Most people say you cannot really build a great muscular body from only calisthenics and weights are needed. What do you say to that?
I believe the answer to that lies in two parts.
- Firstly, muscular hypertrophy, fat burning, toning etc all rely on a simple principle. Your body doesn’t know the difference between a barbell, a bag of flour or gravity. All it knows is the load it has to overcome and how long it has to endure it.
- Secondly there are two ways to train, for aesthetics or functionality. Aesthetics don’t translate into applicable abilities, whereas to perform certain movements with functional training your body adapts to look a certain way.
What are your future plans?
I have just relocated to Cape Town starting a new job so that’s a new adventure for me. I want to create a footprint for RipCore in Cape Town as well so we’ll see how that goes. Im also quite enjoying the hikes, and might try my hand at trail running as well.
What philosophy do you live by and believe in to succeed?
The only thing that stops any of us from achieving what we want is our own fears and insecurities.
Have faith, work hard, be honest and be humble.
Take us through an average day of yours:
Im generally up very early mainly because that’s what my 2 yr old son wants haha. I work in the sports marketing industry as an events manager so my work is never dull and keeps me on my toes.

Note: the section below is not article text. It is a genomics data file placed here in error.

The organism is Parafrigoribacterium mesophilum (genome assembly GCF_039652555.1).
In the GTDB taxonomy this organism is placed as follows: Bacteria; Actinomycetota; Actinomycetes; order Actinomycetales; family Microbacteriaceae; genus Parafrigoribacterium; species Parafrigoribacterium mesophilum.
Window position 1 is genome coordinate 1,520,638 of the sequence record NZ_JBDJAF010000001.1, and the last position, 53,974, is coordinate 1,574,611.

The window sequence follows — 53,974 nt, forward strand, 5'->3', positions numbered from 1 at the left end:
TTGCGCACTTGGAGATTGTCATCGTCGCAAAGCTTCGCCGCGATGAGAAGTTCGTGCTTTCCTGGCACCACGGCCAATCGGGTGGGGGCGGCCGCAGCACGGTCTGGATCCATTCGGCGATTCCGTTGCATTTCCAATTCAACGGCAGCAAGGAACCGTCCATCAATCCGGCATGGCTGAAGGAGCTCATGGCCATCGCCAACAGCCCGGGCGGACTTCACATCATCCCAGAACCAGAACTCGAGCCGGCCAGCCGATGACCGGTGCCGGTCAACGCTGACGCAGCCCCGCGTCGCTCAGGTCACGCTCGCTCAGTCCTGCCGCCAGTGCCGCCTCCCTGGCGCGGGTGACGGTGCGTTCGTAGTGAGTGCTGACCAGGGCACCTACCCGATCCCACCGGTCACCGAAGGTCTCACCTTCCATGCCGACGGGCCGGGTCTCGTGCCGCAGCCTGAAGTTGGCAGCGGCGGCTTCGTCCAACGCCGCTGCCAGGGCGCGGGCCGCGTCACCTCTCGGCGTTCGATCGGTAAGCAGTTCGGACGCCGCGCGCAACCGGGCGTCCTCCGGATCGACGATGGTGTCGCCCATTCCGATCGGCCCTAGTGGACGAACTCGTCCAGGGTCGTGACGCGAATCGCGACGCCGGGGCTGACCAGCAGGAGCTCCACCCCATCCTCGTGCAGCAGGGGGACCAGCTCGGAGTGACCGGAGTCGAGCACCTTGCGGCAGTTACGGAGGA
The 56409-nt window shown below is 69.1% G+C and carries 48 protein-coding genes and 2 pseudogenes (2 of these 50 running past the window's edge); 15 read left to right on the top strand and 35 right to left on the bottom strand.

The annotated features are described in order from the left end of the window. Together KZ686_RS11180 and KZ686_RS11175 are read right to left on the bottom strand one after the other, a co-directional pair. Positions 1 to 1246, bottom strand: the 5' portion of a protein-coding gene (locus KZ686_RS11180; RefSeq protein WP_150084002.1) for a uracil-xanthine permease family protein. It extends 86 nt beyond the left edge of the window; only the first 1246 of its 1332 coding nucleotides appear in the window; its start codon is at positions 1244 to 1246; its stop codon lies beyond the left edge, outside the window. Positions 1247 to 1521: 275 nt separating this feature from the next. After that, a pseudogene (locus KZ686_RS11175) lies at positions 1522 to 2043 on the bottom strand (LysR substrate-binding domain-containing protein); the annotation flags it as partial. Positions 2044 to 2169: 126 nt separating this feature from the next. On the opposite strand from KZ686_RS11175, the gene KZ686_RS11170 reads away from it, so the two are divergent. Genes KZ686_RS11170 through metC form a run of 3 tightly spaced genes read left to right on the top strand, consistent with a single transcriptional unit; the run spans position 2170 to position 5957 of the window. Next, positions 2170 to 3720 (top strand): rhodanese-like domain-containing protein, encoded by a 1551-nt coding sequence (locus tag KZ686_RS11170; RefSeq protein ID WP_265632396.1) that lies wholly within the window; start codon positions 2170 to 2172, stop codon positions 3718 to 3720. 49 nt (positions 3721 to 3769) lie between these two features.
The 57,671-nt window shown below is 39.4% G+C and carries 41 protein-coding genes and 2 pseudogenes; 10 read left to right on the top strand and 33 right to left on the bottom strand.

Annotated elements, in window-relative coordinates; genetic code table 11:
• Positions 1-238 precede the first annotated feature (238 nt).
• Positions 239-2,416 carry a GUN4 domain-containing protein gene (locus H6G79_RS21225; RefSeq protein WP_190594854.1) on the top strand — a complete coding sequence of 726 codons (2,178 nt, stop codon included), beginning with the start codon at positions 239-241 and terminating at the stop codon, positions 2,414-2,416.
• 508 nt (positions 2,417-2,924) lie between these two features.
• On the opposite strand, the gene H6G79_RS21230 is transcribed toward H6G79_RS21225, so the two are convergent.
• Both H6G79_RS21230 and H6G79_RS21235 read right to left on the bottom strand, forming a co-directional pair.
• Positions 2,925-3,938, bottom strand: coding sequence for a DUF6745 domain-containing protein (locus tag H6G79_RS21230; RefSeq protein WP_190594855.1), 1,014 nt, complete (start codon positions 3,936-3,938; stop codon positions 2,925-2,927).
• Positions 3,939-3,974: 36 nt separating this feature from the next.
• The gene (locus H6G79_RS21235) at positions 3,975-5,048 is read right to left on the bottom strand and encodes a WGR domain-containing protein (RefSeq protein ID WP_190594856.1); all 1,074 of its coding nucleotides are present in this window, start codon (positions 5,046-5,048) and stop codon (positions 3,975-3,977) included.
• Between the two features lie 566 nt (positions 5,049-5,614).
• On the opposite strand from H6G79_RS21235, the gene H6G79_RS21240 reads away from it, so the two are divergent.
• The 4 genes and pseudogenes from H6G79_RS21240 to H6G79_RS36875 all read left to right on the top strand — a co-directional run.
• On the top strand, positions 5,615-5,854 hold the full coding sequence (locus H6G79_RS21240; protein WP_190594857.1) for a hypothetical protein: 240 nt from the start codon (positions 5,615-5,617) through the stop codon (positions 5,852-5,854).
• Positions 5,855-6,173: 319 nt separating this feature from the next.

I hit the gym at least 5 times a week after work and spend the evening cooking and spending time with my wife and my son.
Give us a brief description of your philosophy on your diet, Do you monitor closely what you eat?
Of late I’ve become more educated and through experimentation I’ve learnt to keep things simple and not get sucked into the fads and trends.
Your body needs fuel to perform everyday tasks and there are things you should be staying away from. Im also very fortunate to be sponsored by the amazing folks at NutriTech South Africa so all my supplementation is taken care of.
My intake is split into 6 meals a day. Breakfast, fruit around mid morning, high protein and carb lunch, a late afternoon protein snack and a high carb and high protein supper with lots of veggies. I enjoy the sweet treat or cheeseburger now and then.
I don’t believe in depriving yourself if you feel like having something “unhealthy”.
How do you stay in such great shape all the time? What tips can you give to keep looking good with abs all the time?
Hours and hours of hard work. People often look for quick fixes and 8 week transformations but the reality is you need to programme your body and the only way to do that is pushing it everyday.
There is no substitute for putting in the reps and sweating it out. The more you do it, the longer you do it, the more it becomes your bodies natural state.